News and Articles

Legal Update - COVID-19 - April 1st

Yogi Patel - Wednesday, April 01, 2020

Dear Valued Clients, Colleagues and Supporters: We wish you continued health and safety and in the spirit of solidarity and cooperation, below is our third newsletter installment with COVID-19 oriented information. Our two previous editions can be found here and here.

Federal Small Business Assistance

On March 27, 2020, Congress passed the Coronavirus Aid, Relief, and Economic Security (CARES) Act, which allocated billions of dollars in loans and disaster funding for small businesses. These loans, many of which are fully or partially forgivable, are intended to provide much need financial assistance for businesses struggling to make payroll and keep their employees working. The US. Senate Committee on Small Business & Entrepreneurship put out a guide on SBA loans under the CARES act, portions of which are highlighted below.

Paycheck Protection Program

This application is now available at the following website: fundera.com. Please be advised that we have no affiliation with this site, but are just sharing it because it is the only one we know of currently accepting applications for this program.

One of the most essential forms of relief available for small business is provided under the "Paycheck Protection Program", which provides 100% federally guaranteed loans to employers for the purposes to maintaining payroll during the pandemic. Generally speaking, as long as employers keep up their payroll payments, these loans are forgiven for up to eight weeks of payroll, depending on salary levels. Repayment of loans can also be deferred for six months to a year and come with no associated fees.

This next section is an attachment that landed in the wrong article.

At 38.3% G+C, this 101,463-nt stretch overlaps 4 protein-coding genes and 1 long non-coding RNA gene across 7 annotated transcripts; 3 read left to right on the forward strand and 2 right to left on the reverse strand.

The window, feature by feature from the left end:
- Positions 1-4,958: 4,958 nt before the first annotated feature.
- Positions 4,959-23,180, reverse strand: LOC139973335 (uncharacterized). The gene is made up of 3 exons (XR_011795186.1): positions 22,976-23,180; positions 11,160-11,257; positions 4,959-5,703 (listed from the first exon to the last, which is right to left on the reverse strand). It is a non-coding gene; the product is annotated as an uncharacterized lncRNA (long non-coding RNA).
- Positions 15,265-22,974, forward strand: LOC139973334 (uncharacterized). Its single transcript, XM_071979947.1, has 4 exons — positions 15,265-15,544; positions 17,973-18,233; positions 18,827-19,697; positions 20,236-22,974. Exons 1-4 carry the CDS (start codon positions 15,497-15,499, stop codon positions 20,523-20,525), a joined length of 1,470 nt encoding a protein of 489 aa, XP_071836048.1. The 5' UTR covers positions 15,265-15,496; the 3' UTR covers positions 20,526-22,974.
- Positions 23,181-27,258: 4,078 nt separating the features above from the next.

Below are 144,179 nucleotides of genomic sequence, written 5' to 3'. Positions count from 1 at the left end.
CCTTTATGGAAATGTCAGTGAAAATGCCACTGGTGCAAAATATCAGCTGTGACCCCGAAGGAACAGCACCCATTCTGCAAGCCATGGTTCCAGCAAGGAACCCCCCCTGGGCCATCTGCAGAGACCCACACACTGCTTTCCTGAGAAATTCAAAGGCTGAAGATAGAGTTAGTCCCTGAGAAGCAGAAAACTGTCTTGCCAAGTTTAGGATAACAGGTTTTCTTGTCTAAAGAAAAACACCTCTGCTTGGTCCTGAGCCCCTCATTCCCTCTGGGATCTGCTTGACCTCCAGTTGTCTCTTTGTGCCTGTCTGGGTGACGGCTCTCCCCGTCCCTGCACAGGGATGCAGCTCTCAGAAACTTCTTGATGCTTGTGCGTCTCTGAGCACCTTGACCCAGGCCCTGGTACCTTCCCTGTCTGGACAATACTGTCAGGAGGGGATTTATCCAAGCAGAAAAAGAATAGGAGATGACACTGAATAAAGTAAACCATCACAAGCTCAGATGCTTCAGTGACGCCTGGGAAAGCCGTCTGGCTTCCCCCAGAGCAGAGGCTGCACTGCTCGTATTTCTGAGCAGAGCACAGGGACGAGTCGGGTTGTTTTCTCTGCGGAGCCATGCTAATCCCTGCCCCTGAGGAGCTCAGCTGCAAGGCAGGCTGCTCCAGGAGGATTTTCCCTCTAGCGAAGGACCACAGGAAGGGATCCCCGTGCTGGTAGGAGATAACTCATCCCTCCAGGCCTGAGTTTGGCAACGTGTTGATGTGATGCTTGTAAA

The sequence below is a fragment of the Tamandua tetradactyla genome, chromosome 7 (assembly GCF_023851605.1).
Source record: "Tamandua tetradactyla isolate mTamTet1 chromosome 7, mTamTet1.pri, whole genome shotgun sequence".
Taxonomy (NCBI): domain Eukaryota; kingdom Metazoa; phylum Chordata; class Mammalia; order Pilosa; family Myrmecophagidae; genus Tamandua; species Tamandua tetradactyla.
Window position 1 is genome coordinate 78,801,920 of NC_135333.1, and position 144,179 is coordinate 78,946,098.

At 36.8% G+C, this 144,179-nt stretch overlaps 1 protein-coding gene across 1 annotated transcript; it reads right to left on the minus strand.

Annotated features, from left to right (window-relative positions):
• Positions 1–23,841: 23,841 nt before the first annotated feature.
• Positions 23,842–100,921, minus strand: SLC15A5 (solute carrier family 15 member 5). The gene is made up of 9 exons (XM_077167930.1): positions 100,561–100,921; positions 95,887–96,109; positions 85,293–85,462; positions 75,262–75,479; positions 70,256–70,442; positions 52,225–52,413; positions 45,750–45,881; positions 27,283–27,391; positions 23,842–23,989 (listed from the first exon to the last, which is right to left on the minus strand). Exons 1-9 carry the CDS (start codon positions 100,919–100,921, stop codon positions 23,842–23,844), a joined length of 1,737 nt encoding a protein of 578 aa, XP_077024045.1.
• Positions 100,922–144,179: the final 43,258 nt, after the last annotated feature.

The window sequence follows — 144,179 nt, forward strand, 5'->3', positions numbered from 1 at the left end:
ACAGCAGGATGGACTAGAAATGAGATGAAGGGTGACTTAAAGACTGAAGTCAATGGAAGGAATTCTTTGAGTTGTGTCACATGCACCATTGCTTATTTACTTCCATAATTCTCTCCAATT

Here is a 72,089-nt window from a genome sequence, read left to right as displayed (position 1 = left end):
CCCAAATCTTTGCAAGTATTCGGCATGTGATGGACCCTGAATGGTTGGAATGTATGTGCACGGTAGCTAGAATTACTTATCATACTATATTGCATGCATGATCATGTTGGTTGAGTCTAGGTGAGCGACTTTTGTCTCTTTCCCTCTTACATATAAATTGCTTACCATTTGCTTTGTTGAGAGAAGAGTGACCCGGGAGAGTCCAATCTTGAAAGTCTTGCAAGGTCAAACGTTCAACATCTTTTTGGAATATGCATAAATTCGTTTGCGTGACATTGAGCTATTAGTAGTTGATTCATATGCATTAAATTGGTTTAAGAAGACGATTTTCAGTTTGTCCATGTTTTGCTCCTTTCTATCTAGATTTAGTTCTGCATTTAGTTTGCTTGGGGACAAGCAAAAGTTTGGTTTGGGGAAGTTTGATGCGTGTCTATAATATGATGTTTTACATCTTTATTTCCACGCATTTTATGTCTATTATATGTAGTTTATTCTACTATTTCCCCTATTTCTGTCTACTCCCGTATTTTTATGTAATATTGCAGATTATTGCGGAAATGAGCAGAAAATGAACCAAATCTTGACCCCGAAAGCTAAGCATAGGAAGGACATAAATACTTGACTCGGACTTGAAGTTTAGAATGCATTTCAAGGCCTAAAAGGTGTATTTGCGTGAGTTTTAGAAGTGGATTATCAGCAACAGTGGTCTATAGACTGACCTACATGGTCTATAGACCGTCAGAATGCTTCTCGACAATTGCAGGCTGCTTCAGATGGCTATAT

To qualify, businesses, including non-profits, sole proprietorships, independent contractor, and the self-employed, must have been in operation as of February 15, 2020, and have less than 500 employees. Loans are available through June 30, 2020 and are retroactive to February 15 to give businesses an opportunity to bring back workers who have been laid off already. The loan monies can be used to cover payroll costs, benefits, mortgage interest payments, rent, utilities, and interest on other debt obligations.

The amount of each loan is typically calculated as 250 percent of your average monthly payroll costs from February 15, 2020 - June 30 2020. The maximum term of a loan is 10 years at an interest rate of 4 percent. The amount of the loan that is forgiven is equal to the payroll costs during the same 8-week period from the previous year (excluding compensation of $100,000) plus morgue interest payments, rent, and utilities. There should be further guidelines on how to apply for these loans and which entities are authorized to grant them.

Economic Injury Disaster Loans & Emergency Economic Injury Grants

This application is now available at the following website: sba.gov

Small business, non-profits, independent contractors, sole proprietorships, tribal small business, and cooperatives/employee owned business can apply for an advance of up to $10,000 as a forgivable grant and offset against the PPP loan. This amount is supposed to be paid out within 3 days of applying and does not have to be repaid under any circumstances.